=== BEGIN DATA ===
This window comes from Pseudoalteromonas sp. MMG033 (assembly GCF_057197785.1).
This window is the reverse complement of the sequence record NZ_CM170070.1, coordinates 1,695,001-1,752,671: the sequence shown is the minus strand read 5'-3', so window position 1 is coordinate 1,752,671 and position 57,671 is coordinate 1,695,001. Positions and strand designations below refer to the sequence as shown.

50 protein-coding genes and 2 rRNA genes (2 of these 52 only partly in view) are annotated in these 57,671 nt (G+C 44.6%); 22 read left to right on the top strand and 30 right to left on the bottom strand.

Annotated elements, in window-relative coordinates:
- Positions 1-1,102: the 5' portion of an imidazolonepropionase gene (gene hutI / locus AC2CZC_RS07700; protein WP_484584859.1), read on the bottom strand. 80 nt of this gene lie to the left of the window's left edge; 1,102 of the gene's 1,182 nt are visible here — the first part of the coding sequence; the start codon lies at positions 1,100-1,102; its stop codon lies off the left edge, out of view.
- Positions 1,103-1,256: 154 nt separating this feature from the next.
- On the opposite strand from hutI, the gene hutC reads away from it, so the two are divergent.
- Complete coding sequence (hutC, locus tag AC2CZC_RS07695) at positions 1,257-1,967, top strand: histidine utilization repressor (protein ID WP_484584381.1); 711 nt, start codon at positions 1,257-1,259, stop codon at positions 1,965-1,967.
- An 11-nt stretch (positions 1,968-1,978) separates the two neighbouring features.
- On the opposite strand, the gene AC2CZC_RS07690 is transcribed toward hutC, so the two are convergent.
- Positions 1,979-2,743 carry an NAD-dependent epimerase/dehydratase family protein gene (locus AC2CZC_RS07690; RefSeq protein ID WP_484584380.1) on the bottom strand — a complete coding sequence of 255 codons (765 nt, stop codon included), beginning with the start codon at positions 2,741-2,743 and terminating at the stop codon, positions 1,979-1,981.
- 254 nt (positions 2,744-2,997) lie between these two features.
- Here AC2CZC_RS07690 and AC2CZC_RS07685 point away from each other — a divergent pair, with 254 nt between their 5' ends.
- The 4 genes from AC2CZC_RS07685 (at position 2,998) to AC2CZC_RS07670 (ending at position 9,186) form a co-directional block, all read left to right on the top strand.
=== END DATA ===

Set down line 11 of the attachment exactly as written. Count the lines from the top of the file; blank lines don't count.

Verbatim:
- Positions 1,979-2,743 carry an NAD-dependent epimerase/dehydratase family protein gene (locus AC2CZC_RS07690; RefSeq protein ID WP_484584380.1) on the bottom strand — a complete coding sequence of 255 codons (765 nt, stop codon included), beginning with the start codon at positions 2,741-2,743 and terminating at the stop codon, positions 1,979-1,981.